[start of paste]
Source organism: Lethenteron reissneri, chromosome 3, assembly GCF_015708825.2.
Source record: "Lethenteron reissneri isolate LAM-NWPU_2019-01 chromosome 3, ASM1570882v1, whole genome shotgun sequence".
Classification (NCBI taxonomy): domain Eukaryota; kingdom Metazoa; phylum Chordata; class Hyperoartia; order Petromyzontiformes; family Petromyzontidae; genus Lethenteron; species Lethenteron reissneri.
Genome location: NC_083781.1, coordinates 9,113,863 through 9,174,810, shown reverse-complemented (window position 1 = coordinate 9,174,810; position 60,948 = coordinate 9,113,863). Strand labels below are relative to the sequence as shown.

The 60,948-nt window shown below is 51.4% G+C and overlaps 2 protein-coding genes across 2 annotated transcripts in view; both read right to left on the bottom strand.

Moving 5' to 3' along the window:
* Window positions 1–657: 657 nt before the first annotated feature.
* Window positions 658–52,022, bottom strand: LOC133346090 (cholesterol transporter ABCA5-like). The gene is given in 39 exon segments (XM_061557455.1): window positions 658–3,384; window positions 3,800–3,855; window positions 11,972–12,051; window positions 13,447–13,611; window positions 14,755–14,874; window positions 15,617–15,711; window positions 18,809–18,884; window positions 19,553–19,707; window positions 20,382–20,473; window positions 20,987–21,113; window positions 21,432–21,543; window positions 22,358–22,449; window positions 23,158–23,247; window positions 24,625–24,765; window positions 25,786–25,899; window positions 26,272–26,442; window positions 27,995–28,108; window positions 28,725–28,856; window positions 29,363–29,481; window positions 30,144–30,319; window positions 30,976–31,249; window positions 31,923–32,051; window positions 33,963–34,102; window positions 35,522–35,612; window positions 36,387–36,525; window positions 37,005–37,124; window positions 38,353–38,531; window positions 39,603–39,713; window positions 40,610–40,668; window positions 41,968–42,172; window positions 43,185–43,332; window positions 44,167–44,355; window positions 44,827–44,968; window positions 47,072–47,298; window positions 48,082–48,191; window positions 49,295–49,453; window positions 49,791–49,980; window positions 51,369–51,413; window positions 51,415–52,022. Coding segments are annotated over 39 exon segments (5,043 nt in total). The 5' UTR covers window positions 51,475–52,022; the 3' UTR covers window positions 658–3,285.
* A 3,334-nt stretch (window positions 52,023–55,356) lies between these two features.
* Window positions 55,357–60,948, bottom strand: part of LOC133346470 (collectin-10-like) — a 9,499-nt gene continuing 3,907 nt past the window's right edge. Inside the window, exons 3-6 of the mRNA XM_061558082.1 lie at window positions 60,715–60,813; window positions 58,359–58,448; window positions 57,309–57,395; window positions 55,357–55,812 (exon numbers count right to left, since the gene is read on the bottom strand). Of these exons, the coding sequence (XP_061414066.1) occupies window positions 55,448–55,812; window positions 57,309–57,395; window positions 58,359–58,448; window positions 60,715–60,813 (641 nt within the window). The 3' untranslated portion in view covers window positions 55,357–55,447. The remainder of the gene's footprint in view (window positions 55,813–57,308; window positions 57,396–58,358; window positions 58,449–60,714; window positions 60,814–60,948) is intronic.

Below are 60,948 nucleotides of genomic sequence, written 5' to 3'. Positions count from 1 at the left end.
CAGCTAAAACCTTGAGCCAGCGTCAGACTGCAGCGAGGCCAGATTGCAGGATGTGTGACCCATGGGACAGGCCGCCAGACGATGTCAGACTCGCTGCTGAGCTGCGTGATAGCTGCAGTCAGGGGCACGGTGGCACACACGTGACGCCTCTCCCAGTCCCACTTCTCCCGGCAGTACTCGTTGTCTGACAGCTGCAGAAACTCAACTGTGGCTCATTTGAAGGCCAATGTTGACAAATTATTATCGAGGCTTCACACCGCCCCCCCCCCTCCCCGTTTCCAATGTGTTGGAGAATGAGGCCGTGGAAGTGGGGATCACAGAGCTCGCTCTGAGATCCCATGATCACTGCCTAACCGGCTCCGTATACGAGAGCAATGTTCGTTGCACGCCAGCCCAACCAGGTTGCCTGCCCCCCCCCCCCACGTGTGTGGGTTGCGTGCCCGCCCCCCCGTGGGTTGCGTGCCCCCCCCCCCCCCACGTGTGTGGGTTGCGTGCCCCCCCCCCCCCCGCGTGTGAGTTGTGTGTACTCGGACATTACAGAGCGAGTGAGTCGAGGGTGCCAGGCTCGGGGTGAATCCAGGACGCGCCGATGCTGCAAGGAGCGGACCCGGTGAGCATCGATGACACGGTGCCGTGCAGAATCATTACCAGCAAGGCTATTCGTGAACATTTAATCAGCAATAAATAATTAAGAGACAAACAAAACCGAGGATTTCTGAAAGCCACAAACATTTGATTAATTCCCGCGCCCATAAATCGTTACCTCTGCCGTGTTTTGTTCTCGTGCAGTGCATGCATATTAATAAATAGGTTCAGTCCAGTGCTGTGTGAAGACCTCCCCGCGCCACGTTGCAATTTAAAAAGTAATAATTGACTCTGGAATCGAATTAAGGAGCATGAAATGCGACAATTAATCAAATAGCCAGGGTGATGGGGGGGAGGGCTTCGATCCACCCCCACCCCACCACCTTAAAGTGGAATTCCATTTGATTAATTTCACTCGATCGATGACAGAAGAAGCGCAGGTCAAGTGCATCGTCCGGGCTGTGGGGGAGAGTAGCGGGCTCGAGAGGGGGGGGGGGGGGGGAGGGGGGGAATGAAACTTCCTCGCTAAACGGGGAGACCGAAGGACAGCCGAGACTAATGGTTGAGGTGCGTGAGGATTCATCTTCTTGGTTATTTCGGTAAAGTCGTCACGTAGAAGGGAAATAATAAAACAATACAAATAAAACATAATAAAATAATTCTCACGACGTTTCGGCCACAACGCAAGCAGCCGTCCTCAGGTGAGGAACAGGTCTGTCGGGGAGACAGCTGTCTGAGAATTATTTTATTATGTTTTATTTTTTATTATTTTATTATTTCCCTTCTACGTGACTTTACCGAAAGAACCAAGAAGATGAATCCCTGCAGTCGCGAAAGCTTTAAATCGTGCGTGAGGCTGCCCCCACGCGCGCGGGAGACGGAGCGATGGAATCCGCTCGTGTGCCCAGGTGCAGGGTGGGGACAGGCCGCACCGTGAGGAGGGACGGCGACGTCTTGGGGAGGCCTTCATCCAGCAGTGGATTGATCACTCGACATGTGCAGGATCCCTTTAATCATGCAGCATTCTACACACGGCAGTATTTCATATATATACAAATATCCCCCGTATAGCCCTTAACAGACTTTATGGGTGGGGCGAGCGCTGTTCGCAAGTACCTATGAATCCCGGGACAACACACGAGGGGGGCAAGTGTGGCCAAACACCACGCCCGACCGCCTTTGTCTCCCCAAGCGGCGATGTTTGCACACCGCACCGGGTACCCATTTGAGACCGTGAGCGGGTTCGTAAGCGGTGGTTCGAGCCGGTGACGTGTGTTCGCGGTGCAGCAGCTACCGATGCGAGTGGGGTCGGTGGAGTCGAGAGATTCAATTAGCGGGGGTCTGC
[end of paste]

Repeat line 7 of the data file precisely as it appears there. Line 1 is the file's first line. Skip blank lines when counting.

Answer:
* Window positions 1–657: 657 nt before the first annotated feature.